“In today’s crowded and noisy new world of work, your candidates are being bombarded with information,” says Jason Kipps, Managing Director at global research firm Universum. “You may only have about 15 seconds to cut through the noise and attract them to your open positions. Make sure you are starting that conversation off with what they are most interested in.”

Simply focusing on your culture and internal reality or your reputation and history is not a winning proposition, says Kipps. “While this may be unique and important for your candidates to be aware of, there are likely other aspects of the employment opportunities you offer that are far more important to your candidates.”

Identify your unique attributes

Don’t guess what your most attractive attributes are; get research so you know, Kipps stresses. “If you were launching a new beverage, your marketing team would have extensive research on your consumers, how to package your product and what color the can should be.” So, why would you assume what your employees like about their job instead of consulting them directly? Start the conversation with your top employees: Why did they join? Why do they stay?

Good recruitment marketers ensure they have research available to inform them on how to package their employment opportunities the same way a marketer would when launching a consumer offering, says Kipps. “Guessing is far more expensive than paying to get it right, and research will produce a much better ROI.”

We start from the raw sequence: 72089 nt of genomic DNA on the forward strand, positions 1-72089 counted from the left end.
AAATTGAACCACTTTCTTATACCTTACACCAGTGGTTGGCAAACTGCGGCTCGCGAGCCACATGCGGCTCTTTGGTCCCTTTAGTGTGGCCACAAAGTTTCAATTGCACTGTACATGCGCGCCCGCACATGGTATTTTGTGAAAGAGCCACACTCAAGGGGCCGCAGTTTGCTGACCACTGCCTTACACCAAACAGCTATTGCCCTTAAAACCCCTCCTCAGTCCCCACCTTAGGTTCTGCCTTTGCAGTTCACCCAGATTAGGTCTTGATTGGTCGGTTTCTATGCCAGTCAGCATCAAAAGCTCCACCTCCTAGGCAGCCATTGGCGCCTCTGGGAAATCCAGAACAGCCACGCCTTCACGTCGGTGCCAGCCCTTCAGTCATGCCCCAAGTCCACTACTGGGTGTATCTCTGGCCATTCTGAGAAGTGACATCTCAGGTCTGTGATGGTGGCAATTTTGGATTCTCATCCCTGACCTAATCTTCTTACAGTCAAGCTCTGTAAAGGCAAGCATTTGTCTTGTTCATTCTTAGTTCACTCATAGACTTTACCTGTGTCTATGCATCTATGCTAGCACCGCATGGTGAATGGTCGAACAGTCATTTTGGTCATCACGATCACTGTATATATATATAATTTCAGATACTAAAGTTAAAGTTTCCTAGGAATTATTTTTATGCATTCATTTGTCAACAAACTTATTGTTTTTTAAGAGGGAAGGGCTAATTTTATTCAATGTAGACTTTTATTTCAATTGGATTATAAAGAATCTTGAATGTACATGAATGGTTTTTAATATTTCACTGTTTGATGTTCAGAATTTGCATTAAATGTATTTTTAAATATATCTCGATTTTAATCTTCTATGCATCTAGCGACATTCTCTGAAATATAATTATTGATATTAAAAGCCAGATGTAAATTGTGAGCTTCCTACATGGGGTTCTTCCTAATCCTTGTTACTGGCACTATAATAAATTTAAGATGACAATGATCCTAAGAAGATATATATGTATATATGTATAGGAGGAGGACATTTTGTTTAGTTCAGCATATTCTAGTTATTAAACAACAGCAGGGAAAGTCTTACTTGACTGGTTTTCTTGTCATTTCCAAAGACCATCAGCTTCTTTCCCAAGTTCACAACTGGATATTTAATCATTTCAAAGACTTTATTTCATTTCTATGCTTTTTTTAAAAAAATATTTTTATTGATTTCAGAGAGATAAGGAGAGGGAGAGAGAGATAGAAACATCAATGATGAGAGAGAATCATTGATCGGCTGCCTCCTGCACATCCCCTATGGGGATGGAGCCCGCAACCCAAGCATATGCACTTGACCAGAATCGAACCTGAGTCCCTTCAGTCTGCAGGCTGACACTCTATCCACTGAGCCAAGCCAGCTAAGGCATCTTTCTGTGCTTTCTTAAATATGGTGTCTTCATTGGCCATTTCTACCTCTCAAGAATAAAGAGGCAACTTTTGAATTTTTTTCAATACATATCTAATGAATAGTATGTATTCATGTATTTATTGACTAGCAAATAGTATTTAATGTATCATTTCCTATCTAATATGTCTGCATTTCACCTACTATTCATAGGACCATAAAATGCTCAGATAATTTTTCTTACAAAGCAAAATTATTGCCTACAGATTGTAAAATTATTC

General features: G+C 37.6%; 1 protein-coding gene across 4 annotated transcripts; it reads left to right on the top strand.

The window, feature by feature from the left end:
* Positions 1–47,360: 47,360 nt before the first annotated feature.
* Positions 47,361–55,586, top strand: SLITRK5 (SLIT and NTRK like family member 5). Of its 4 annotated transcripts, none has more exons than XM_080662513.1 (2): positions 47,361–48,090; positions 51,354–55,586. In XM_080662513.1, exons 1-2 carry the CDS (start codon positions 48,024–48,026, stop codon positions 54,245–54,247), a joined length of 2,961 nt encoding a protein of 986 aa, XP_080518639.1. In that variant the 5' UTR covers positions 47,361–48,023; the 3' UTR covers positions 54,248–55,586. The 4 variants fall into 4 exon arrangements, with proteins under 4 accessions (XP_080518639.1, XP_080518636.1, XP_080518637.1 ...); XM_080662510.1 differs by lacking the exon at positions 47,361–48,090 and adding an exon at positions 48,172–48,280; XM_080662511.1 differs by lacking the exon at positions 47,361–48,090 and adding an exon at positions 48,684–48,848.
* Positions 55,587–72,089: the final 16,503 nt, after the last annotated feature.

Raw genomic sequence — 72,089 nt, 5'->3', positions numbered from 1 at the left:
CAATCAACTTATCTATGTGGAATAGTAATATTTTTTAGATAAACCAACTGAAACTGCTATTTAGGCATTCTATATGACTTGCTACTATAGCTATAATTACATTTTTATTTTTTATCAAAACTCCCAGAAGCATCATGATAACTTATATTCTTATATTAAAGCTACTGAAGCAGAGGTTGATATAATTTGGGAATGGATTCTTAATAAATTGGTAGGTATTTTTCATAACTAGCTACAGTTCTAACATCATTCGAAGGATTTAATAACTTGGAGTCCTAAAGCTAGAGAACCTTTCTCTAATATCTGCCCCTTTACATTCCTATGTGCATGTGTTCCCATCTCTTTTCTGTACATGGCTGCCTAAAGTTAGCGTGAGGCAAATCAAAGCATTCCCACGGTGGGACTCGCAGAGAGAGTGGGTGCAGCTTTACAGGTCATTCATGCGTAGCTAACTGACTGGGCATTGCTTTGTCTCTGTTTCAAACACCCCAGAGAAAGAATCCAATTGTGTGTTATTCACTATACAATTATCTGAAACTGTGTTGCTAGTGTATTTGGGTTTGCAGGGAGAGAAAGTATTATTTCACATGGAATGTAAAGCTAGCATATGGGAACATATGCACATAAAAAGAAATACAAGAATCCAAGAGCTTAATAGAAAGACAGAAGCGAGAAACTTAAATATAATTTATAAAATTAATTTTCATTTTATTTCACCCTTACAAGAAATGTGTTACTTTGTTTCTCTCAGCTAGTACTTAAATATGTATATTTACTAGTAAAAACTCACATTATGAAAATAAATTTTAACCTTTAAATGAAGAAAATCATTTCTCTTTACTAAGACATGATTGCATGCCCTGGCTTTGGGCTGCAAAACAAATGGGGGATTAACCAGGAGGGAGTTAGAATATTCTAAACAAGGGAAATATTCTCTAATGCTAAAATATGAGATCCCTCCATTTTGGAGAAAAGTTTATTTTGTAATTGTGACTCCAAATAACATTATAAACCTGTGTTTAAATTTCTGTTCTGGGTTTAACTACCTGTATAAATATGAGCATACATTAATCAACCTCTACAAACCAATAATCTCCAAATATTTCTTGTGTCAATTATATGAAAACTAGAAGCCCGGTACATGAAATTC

A powerful EVP is critical to carving out a positive employer brand reputation by communicating the unique offerings that make you special as an employer. Aligning your employer brand communication and employee experience builds brand consistency and wins talent, Kipps adds.

Set candidate expectations

Lynette Estrada, VP of Global Talent Acquisition and Employer Branding at UiPath, a global software company, says that their EVP statement allows them to clearly communicate who they are and also helps in setting expectations with candidates. “It’s key to attracting the right candidates to your company, especially from a culture and values fit perspective.”

Estrada says their EVP aims to let job seekers know that “we are a place where curious minds come together to change the future of work. Where we learn from our mistakes. And where new ways of thinking build the path to a better world.”

Be authentic and find a good balance between what is true today and what you aspire to become, Estrada suggests. What you say needs to be consistent with what you do within the company—“not having this consistency will only deter people from applying.”

Understand your target audience